Building for the Future – Q&A with President Mike Veeman
Mike Veeman is a fifth-generation dairyman who, as President, brings the knowledge and experience of a lifetime of animal husbandry to Colorado Livestock Association. Mike began his career in California on his family’s dairy farm, which was relocated to Colorado in the early 1980’s. Alongside his father Andy and his brother Derek, Mike has worked to expand the family’s partnership. Veeman & Sons Dairy is located in Wiggins, Colorado. The family also maintains a ranch outside of Sterling, which is home to both farming and heifer operations.
Beyond his title of “dairyman”, Mike is also a passionate family man. He shares his life with Cindy, his wife of 36 years. They have three children including two married daughters and a son who has returned to the farm to carry the family’s business into the sixth generation. Mike is also a proud Papa to five grandchildren. Mike will serve as President for two years until the CLA Annual Membership Meeting in April of 2020 at which time he will become the Immediate Past President.
What, in your opinion, is the greatest benefit of membership in the Colorado Livestock Association (CLA)?
I am focused on our cows, our employees and the business, 24 hours a day, 7 days a week. Like my peers in the livestock industry, I do not have the time or resources to dedicate to representing my regulatory and legislative interests. The work that CLA does on behalf of livestock agriculture is vital to our farm and to preserving it for future generations.
As a result of our consistent and steadfast approach to dealing with issues, the Colorado Livestock Association enjoys a high level of respect in the legislative and regulatory arenas in Colorado. CLA is at the table on every issue that could impact agriculture. When it comes time to testify or participate in a stakeholder process we have expertise among our ranks that allow us to be effective.
What do you see as the most important role of the Colorado Livestock Association?
The challenges that the livestock industry faces can change in a blink of an eye and new issues are always on the horizon. As an Association we have evolved to better handle these issues and we remain flexible to adapt to the ever-changing environment. CLA is constantly working to foster and build relationships with the people who legislate and regulate our industry.
A tremendous amount of resources are focused behind the scenes to head off emerging issues and intercept an issue before it surfaces. It is critical that the Association strive to maintain its existing relationships, while continuing to build new ones.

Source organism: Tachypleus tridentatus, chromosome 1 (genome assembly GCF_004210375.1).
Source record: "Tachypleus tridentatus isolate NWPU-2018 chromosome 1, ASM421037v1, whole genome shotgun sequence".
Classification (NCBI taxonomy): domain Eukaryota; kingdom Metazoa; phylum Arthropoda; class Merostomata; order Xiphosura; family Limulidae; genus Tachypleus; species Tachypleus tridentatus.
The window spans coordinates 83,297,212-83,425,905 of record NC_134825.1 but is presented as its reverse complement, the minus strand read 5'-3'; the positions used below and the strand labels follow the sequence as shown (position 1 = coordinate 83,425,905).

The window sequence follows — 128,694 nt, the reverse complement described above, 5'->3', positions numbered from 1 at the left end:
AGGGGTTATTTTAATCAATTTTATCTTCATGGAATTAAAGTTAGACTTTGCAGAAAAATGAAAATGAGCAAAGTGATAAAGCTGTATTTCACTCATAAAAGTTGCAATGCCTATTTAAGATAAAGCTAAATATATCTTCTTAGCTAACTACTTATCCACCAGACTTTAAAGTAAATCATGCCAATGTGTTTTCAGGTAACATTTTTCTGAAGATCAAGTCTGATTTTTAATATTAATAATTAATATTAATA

Compared to livestock groups in other states, CLA represents all sectors of the livestock industry. Why do you believe this is a benefit to the overall industry?
Regardless of what type of livestock you raise we are more alike than we are different. We face the same regulatory and legislative issues. Whether we are dealing with environmental regulation, animal welfare issues or water, we all have a shared interest.
As a multi-species organization, we benefit from a diverse outlook and when it comes down to it, we set our differences aside to move forward for the common good. As a result, we represent the industry with a strong and unified voice. Without this diverse coalition of livestock producers our industry would not be where it is today and would not have the bright future that I believe we have.
What should CLA do to ensure that future livestock producers understand the importance of Colorado Livestock Associations efforts?
CLA has a rich and deep history. We need to share the stories about where we came from and how we got here with the next generation and with producers who are new to our state.
At the end of your term as President of CLA, when you look back at the previous two years what do you hope to be our greatest accomplishment?
We have narrowed our focus to legislation and regulation and we have developed pinpoint accuracy on issues. I intend to ensure that we continue to focus on these issues and foster relationships with legislators and regulators.
Since its inception in 1998, CLA has not developed a formal succession plan. The Board of Directors believe that it is critical to the future of the Association to have a plan in place to facilitate a seamless transition of our Executive Officer. We have formed a Succession Planning Workgroup which will be chaired by President-Elect Dwain Weinrich and includes CLA members Britt Dinis, Mike Thoren, Steve Gabel and Tom Haren. With the establishment of this Workgroup we have begun this important process.
History has a way of repeating itself. If you had the opportunity to help guide future generations of livestock producers by learning from your own mistakes what would you tell them?
Time has a way of slipping away from us. When we are young we make the mistake of assuming that we will live forever, and we tend to put things off and procrastinate. Early on, figure out what’s important to you and remain focused.
What was the most difficult day for you on the dairy and what did you learn from it?
In 2001, there was a Foot and Mouth Disease outbreak in the United Kingdom and over 6 million cattle and sheep were destroyed. I remember watching CNN and seeing the farmers watch their entire life’s work literally go up in flames. The empathy that I felt for them was overwhelming and it made me realize how vulnerable we are.
What has had the greatest influence on your career?
Five generations have influenced everything we are doing today. I am motivated by the struggles and sacrifices of the family who came before me.
Mike Veeman was elected President of Colorado Livestock Association at the Annual Membership Meeting in April 2018 and will serve in this role until the CLA Annual Meeting in April of 2020.